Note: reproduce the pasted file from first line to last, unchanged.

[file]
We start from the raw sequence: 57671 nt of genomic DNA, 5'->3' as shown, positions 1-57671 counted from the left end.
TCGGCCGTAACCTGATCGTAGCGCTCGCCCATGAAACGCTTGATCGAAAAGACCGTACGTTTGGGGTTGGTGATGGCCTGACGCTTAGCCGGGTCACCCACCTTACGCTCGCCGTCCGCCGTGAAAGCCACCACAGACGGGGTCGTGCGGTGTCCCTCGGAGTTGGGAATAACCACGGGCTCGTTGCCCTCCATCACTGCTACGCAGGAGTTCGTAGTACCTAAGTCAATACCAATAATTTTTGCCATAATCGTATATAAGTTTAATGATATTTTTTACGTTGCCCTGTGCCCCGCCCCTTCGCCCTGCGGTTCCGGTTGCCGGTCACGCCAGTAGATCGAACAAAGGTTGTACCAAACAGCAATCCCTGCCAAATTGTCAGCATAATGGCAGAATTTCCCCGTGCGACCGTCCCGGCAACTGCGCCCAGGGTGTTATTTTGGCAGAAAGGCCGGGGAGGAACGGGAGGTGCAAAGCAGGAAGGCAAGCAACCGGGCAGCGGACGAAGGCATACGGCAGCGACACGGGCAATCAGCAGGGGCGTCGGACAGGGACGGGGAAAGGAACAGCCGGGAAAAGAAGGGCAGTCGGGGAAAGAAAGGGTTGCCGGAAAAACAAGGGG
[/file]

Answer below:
We start from the raw sequence: 57671 nt of genomic DNA, 5'->3' as shown, positions 1-57671 counted from the left end.
TCGGCCGTAACCTGATCGTAGCGCTCGCCCATGAAACGCTTGATCGAAAAGACCGTACGTTTGGGGTTGGTGATGGCCTGACGCTTAGCCGGGTCACCCACCTTACGCTCGCCGTCCGCCGTGAAAGCCACCACAGACGGGGTCGTGCGGTGTCCCTCGGAGTTGGGAATAACCACGGGCTCGTTGCCCTCCATCACTGCTACGCAGGAGTTCGTAGTACCTAAGTCAATACCAATAATTTTTGCCATAATCGTATATAAGTTTAATGATATTTTTTACGTTGCCCTGTGCCCCGCCCCTTCGCCCTGCGGTTCCGGTTGCCGGTCACGCCAGTAGATCGAACAAAGGTTGTACCAAACAGCAATCCCTGCCAAATTGTCAGCATAATGGCAGAATTTCCCCGTGCGACCGTCCCGGCAACTGCGCCCAGGGTGTTATTTTGGCAGAAAGGCCGGGGAGGAACGGGAGGTGCAAAGCAGGAAGGCAAGCAACCGGGCAGCGGACGAAGGCATACGGCAGCGACACGGGCAATCAGCAGGGGCGTCGGACAGGGACGGGGAAAGGAACAGCCGGGAAAAGAAGGGCAGTCGGGGAAAGAAAGGGTTGCCGGAAAAACAAGGGG